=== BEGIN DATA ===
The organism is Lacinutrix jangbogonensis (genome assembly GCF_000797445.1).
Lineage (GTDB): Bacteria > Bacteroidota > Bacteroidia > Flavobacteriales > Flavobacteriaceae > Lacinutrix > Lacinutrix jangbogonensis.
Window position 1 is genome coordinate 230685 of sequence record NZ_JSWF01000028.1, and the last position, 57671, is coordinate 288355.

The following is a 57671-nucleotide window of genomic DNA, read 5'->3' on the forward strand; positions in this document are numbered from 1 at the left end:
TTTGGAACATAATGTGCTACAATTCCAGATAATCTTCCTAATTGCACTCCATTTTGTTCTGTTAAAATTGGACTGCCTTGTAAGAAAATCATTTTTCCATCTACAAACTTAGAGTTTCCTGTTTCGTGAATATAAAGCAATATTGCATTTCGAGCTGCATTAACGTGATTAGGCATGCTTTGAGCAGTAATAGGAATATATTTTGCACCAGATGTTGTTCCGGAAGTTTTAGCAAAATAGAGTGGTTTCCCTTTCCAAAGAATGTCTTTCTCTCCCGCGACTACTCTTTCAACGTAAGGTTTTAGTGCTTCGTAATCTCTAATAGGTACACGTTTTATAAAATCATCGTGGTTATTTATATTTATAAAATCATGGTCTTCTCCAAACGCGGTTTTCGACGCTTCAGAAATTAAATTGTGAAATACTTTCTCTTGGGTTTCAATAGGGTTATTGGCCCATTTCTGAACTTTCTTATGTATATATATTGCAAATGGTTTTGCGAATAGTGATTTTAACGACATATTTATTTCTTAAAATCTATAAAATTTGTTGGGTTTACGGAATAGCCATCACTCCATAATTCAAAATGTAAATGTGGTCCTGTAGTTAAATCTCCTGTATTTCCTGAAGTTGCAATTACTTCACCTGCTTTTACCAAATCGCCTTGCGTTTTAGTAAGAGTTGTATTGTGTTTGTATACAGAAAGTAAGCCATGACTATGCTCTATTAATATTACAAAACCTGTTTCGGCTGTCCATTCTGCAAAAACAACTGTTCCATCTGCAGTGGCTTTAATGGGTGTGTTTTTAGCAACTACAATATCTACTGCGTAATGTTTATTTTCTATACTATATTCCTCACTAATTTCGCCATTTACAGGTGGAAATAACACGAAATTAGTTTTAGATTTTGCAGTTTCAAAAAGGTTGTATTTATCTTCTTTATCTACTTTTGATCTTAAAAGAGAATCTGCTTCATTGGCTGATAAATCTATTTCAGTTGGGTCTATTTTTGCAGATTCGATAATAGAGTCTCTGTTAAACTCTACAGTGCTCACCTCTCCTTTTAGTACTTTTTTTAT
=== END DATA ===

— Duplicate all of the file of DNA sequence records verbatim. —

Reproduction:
The organism is Lacinutrix jangbogonensis (genome assembly GCF_000797445.1).
Lineage (GTDB): Bacteria > Bacteroidota > Bacteroidia > Flavobacteriales > Flavobacteriaceae > Lacinutrix > Lacinutrix jangbogonensis.
Window position 1 is genome coordinate 230685 of sequence record NZ_JSWF01000028.1, and the last position, 57671, is coordinate 288355.

The following is a 57671-nucleotide window of genomic DNA, read 5'->3' on the forward strand; positions in this document are numbered from 1 at the left end:
TTTGGAACATAATGTGCTACAATTCCAGATAATCTTCCTAATTGCACTCCATTTTGTTCTGTTAAAATTGGACTGCCTTGTAAGAAAATCATTTTTCCATCTACAAACTTAGAGTTTCCTGTTTCGTGAATATAAAGCAATATTGCATTTCGAGCTGCATTAACGTGATTAGGCATGCTTTGAGCAGTAATAGGAATATATTTTGCACCAGATGTTGTTCCGGAAGTTTTAGCAAAATAGAGTGGTTTCCCTTTCCAAAGAATGTCTTTCTCTCCCGCGACTACTCTTTCAACGTAAGGTTTTAGTGCTTCGTAATCTCTAATAGGTACACGTTTTATAAAATCATCGTGGTTATTTATATTTATAAAATCATGGTCTTCTCCAAACGCGGTTTTCGACGCTTCAGAAATTAAATTGTGAAATACTTTCTCTTGGGTTTCAATAGGGTTATTGGCCCATTTCTGAACTTTCTTATGTATATATATTGCAAATGGTTTTGCGAATAGTGATTTTAACGACATATTTATTTCTTAAAATCTATAAAATTTGTTGGGTTTACGGAATAGCCATCACTCCATAATTCAAAATGTAAATGTGGTCCTGTAGTTAAATCTCCTGTATTTCCTGAAGTTGCAATTACTTCACCTGCTTTTACCAAATCGCCTTGCGTTTTAGTAAGAGTTGTATTGTGTTTGTATACAGAAAGTAAGCCATGACTATGCTCTATTAATATTACAAAACCTGTTTCGGCTGTCCATTCTGCAAAAACAACTGTTCCATCTGCAGTGGCTTTAATGGGTGTGTTTTTAGCAACTACAATATCTACTGCGTAATGTTTATTTTCTATACTATATTCCTCACTAATTTCGCCATTTACAGGTGGAAATAACACGAAATTAGTTTTAGATTTTGCAGTTTCAAAAAGGTTGTATTTATCTTCTTTATCTACTTTTGATCTTAAAAGAGAATCTGCTTCATTGGCTGATAAATCTATTTCAGTTGGGTCTATTTTTGCAGATTCGATAATAGAGTCTCTGTTAAACTCTACAGTGCTCACCTCTCCTTTTAGTACTTTTTTTAT